Save Madagascar’s lemurs


This video says about itself:

Before It’s Too Late: Madagascar – Island Ark

23 Aug. 2010

See the real Madagascar, the lemurs, the chameleons and a lot more.

Madagascar has some of the world’s most unique animals but over 100 species that live here are on the edge of extinction. The amazing ‘dancing’ Sifaka. The Gremlin like Aye Aye. Chameleons, Spiders, Radiated Tortoises and the recently discovered Golden Bamboo Lemur are all battling for survival. We meet the amazing people who are working to save their wildlife before it’s too late.

From LiveScience:

Urgent! Lemur Crisis Prompts Conservationist Call-to-Action

By Tanya Lewis, Staff Writer | February 21, 2014 03:06pm ET

Lemurs have captured the public imagination in movies such as “Madagascar,” but now these adorable primates are on the brink of extinction, conservationists say.

Nineteen lemur conservationists and researchers published a call-for-action to save Madagascar’s 101 lemur species from the threats of deforestation and poaching stemming from the country’s political woes.

“Since the 2009 political crisis, the situation on the ground has been grim for the Malagasy people, but also for the lemurs, especially in terms of habitat loss. If things don’t turn around, lemur extinctions will start happening,” Mitch Irwin, an anthropologist at Northern Illinois University said in a statement. Irwin was one of the authors of the article detailed in the Feb. 21 issue of the journal Science. [Wild Madagascar: Photos Reveal Island’s Amazing Lemurs]

Lemurs, which are found only in Madagascar, are the most threatened mammal group on Earth. Up to 94 percent of lemur species are threatened, according to International Union for Conservation of Nature (IUCN) SSC Red List. …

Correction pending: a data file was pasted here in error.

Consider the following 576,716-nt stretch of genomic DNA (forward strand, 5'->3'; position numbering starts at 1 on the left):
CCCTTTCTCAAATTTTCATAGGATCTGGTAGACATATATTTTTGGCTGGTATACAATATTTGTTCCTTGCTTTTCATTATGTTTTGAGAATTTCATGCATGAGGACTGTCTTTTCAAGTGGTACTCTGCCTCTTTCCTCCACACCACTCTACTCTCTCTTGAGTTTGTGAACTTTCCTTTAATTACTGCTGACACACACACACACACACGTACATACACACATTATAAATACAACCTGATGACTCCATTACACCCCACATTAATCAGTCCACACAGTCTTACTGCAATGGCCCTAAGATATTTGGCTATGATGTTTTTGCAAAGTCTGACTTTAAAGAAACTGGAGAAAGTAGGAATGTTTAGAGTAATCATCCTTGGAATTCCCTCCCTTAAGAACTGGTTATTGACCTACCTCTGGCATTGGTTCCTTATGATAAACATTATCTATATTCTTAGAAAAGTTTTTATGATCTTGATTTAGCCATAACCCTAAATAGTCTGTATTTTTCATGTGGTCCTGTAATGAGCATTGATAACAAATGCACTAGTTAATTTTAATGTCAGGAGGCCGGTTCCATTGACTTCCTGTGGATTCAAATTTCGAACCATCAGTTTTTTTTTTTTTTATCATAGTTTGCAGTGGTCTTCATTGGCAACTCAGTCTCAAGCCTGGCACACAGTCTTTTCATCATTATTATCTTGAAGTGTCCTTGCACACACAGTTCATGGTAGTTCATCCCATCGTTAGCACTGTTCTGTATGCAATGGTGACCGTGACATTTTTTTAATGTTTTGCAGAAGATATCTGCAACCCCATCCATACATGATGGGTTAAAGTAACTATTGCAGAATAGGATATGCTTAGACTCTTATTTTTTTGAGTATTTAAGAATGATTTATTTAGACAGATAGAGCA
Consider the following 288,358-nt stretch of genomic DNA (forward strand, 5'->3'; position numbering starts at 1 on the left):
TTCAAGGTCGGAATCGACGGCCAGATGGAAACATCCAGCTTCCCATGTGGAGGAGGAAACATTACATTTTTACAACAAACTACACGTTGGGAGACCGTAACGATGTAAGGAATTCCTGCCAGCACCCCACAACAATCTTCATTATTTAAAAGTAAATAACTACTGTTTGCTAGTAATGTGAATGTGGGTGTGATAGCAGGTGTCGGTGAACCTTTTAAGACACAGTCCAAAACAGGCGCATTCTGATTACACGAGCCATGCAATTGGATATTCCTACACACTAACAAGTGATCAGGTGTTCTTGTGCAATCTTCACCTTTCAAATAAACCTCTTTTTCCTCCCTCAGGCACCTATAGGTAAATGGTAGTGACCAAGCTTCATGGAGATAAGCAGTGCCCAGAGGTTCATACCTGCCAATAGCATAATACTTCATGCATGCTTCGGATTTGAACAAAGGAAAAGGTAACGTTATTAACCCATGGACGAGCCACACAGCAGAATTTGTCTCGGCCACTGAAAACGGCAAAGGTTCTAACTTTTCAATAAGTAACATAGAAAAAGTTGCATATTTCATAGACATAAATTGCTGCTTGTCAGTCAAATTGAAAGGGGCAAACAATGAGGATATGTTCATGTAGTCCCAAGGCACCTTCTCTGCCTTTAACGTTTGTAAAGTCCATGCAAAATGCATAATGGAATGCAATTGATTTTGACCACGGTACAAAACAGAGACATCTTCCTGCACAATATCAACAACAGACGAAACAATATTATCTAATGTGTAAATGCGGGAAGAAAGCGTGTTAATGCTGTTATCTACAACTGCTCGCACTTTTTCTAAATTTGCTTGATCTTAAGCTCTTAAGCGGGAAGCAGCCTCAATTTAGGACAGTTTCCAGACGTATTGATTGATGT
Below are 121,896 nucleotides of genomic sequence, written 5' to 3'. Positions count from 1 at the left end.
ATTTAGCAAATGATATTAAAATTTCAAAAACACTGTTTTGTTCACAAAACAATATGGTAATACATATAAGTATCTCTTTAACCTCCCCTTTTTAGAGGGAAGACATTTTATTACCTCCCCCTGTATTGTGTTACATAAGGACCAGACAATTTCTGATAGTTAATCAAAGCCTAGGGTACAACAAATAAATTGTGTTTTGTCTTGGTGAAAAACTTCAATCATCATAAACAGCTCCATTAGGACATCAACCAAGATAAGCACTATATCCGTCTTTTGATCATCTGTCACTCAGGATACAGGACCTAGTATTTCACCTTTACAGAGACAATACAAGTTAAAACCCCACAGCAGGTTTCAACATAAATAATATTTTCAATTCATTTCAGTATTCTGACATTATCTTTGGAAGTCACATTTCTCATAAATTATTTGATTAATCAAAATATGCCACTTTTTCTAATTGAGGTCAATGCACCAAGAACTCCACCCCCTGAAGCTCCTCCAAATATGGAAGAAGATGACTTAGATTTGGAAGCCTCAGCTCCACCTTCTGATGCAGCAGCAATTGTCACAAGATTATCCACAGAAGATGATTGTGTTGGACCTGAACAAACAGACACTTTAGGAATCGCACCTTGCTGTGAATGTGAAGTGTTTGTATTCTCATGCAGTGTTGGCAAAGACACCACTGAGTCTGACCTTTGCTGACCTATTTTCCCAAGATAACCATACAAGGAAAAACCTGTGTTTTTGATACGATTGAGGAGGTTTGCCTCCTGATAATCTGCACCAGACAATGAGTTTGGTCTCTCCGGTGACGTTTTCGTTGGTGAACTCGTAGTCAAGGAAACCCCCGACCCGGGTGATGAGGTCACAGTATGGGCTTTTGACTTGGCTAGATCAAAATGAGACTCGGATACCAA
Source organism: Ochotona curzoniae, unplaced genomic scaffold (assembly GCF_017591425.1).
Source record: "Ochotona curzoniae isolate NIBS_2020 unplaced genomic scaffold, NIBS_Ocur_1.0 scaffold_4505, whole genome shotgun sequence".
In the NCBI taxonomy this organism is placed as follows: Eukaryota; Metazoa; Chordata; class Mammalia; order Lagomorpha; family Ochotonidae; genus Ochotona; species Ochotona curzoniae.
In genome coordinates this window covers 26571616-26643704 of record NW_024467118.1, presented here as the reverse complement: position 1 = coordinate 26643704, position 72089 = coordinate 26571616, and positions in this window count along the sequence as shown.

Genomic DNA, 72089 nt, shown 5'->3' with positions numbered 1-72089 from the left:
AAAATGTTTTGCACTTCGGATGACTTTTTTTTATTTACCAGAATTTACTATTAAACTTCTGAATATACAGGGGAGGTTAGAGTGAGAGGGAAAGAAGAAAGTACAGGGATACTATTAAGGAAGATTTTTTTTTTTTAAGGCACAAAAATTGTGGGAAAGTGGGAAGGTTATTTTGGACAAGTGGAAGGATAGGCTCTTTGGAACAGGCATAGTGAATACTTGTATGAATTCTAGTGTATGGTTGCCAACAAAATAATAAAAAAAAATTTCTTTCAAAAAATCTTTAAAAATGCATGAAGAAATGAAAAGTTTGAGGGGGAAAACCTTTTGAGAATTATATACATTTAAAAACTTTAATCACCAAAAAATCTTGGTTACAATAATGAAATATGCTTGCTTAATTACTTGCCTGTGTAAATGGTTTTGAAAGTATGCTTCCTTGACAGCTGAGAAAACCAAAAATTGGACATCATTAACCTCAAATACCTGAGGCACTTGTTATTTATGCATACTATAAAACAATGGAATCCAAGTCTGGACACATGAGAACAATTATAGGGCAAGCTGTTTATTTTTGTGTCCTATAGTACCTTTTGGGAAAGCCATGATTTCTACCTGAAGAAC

The Malagasy people are some of the poorest in the world, living on less than $2 per day. Following the political crisis, the lemurs’ habitat has been under siege from an illegal trade in precious hardwoods, forest burning to clear space for crops and a thriving bushmeat trade.

The remaining forest habitat is an estimated 36,000 square miles (92,200 square kilometers), just 10 to 20 percent of the original forest cover, down from 41,000 square mi. (106,600, square km) in 1990, according to the article. And most of the habitat is inadequately, or not at all, protected.

Lemurs fulfill important ecological roles in maintaining the island’s forests, and “their loss would likely trigger extinction cascades,” the authors wrote.

The researchers called for the adoption of an emergency conservation action plan described Aug. 1, 2013, on the IUCN’s website. To prevent lemur extinction, the plan calls for community-based, protected-habitat management, promotion of ecotourism and a steady researcher presence in Madagascar.

Another co-author of the Science article, Ian Colquhoun, an anthropologist at the University of Western Ontario, in Canada, highlighted the economic potential of preserving the lemurs. “I think there is huge potential for Malagasy all over the island to take pride in their lemurs,” Colquhoun said in a statement.

Food-finding tests in five lemur species show fruit-eaters may have better spatial memory than lemurs with a more varied diet. The results support the idea that relying on foods that are seasonally available and far-flung gives a competitive edge to individuals with certain cognitive abilities — such as remembering where the goodies are: here.

Over the weekend, the IMAX documentary Island of Lemurs: Madagascar opened in theaters. Narrated by Morgan Freeman, it is an attempt to raise awareness about efforts to conserve what researchers call the most threatened mammal on Earth. Here’s a glimpse at other threatened and endangered animals that have made headlines recently: here.

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